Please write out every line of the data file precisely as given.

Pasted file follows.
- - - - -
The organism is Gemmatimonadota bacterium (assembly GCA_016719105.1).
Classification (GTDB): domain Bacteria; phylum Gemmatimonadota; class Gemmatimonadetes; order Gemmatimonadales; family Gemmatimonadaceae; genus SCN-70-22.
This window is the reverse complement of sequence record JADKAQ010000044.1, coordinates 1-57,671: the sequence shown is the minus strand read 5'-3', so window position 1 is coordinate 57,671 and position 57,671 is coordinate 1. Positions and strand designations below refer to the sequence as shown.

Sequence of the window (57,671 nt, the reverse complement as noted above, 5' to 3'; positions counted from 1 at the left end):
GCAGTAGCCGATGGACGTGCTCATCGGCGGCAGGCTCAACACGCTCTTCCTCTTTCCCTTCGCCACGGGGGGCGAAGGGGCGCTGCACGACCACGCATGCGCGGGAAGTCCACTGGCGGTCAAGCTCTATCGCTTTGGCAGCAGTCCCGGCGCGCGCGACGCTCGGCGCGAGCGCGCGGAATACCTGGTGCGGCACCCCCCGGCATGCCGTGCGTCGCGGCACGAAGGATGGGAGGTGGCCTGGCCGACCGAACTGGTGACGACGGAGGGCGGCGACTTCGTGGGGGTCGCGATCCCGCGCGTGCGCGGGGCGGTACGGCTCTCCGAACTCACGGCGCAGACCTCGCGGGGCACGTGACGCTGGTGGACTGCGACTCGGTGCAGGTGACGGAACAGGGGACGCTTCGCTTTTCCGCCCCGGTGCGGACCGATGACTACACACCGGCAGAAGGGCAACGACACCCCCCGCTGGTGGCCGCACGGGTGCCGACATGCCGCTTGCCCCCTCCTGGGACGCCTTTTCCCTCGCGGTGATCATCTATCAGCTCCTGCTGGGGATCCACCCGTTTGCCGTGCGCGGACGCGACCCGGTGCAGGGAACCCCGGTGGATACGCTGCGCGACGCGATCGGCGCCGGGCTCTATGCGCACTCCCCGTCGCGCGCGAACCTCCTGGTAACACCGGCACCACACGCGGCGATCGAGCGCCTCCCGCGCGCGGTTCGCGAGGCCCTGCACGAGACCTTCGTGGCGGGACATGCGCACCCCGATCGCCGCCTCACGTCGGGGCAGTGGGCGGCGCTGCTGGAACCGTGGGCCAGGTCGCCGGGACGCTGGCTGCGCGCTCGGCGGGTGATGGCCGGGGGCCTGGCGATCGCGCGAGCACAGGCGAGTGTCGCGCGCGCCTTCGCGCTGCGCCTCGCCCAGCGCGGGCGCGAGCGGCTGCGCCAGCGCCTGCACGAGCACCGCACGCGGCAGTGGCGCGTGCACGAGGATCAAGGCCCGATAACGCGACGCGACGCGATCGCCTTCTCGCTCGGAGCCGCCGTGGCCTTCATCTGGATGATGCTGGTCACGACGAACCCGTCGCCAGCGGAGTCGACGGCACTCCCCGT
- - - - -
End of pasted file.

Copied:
The organism is Gemmatimonadota bacterium (assembly GCA_016719105.1).
Classification (GTDB): domain Bacteria; phylum Gemmatimonadota; class Gemmatimonadetes; order Gemmatimonadales; family Gemmatimonadaceae; genus SCN-70-22.
This window is the reverse complement of sequence record JADKAQ010000044.1, coordinates 1-57,671: the sequence shown is the minus strand read 5'-3', so window position 1 is coordinate 57,671 and position 57,671 is coordinate 1. Positions and strand designations below refer to the sequence as shown.

Sequence of the window (57,671 nt, the reverse complement as noted above, 5' to 3'; positions counted from 1 at the left end):
GCAGTAGCCGATGGACGTGCTCATCGGCGGCAGGCTCAACACGCTCTTCCTCTTTCCCTTCGCCACGGGGGGCGAAGGGGCGCTGCACGACCACGCATGCGCGGGAAGTCCACTGGCGGTCAAGCTCTATCGCTTTGGCAGCAGTCCCGGCGCGCGCGACGCTCGGCGCGAGCGCGCGGAATACCTGGTGCGGCACCCCCCGGCATGCCGTGCGTCGCGGCACGAAGGATGGGAGGTGGCCTGGCCGACCGAACTGGTGACGACGGAGGGCGGCGACTTCGTGGGGGTCGCGATCCCGCGCGTGCGCGGGGCGGTACGGCTCTCCGAACTCACGGCGCAGACCTCGCGGGGCACGTGACGCTGGTGGACTGCGACTCGGTGCAGGTGACGGAACAGGGGACGCTTCGCTTTTCCGCCCCGGTGCGGACCGATGACTACACACCGGCAGAAGGGCAACGACACCCCCCGCTGGTGGCCGCACGGGTGCCGACATGCCGCTTGCCCCCTCCTGGGACGCCTTTTCCCTCGCGGTGATCATCTATCAGCTCCTGCTGGGGATCCACCCGTTTGCCGTGCGCGGACGCGACCCGGTGCAGGGAACCCCGGTGGATACGCTGCGCGACGCGATCGGCGCCGGGCTCTATGCGCACTCCCCGTCGCGCGCGAACCTCCTGGTAACACCGGCACCACACGCGGCGATCGAGCGCCTCCCGCGCGCGGTTCGCGAGGCCCTGCACGAGACCTTCGTGGCGGGACATGCGCACCCCGATCGCCGCCTCACGTCGGGGCAGTGGGCGGCGCTGCTGGAACCGTGGGCCAGGTCGCCGGGACGCTGGCTGCGCGCTCGGCGGGTGATGGCCGGGGGCCTGGCGATCGCGCGAGCACAGGCGAGTGTCGCGCGCGCCTTCGCGCTGCGCCTCGCCCAGCGCGGGCGCGAGCGGCTGCGCCAGCGCCTGCACGAGCACCGCACGCGGCAGTGGCGCGTGCACGAGGATCAAGGCCCGATAACGCGACGCGACGCGATCGCCTTCTCGCTCGGAGCCGCCGTGGCCTTCATCTGGATGATGCTGGTCACGACGAACCCGTCGCCAGCGGAGTCGACGGCACTCCCCGT